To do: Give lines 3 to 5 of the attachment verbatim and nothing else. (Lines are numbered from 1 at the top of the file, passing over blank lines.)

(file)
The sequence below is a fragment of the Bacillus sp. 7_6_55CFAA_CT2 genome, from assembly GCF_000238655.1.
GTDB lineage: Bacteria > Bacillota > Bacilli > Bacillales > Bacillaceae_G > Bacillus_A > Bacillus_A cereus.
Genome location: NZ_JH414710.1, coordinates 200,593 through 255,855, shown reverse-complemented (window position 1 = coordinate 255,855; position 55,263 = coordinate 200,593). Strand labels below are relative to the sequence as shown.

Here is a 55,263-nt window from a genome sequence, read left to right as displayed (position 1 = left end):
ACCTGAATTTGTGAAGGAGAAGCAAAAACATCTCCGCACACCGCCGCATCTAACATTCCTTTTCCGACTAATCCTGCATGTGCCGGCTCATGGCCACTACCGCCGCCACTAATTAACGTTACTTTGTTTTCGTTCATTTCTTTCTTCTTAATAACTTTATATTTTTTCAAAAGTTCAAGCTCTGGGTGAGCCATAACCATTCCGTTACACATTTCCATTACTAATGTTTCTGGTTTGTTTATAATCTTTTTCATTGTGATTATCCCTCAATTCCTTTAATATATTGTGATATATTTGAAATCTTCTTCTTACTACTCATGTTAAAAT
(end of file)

Genome location: NZ_JH414710.1, coordinates 200,593 through 255,855, shown reverse-complemented (window position 1 = coordinate 255,855; position 55,263 = coordinate 200,593). Strand labels below are relative to the sequence as shown.

Here is a 55,263-nt window from a genome sequence, read left to right as displayed (position 1 = left end):
ACCTGAATTTGTGAAGGAGAAGCAAAAACATCTCCGCACACCGCCGCATCTAACATTCCTTTTCCGACTAATCCTGCATGTGCCGGCTCATGGCCACTACCGCCGCCACTAATTAACGTTACTTTGTTTTCGTTCATTTCTTTCTTCTTAATAACTTTATATTTTTTCAAAAGTTCAAGCTCTGGGTGAGCCATAACCATTCCGTTACACATTTCCATTACTAATGTTTCTGGTTTGTTTATAATCTTTTTCATTGTGATTATCCCTCAATTCCTTTAATATATTGTGATATATTTGAAATCTTCTTCTTACTACTCATGTTAAAAT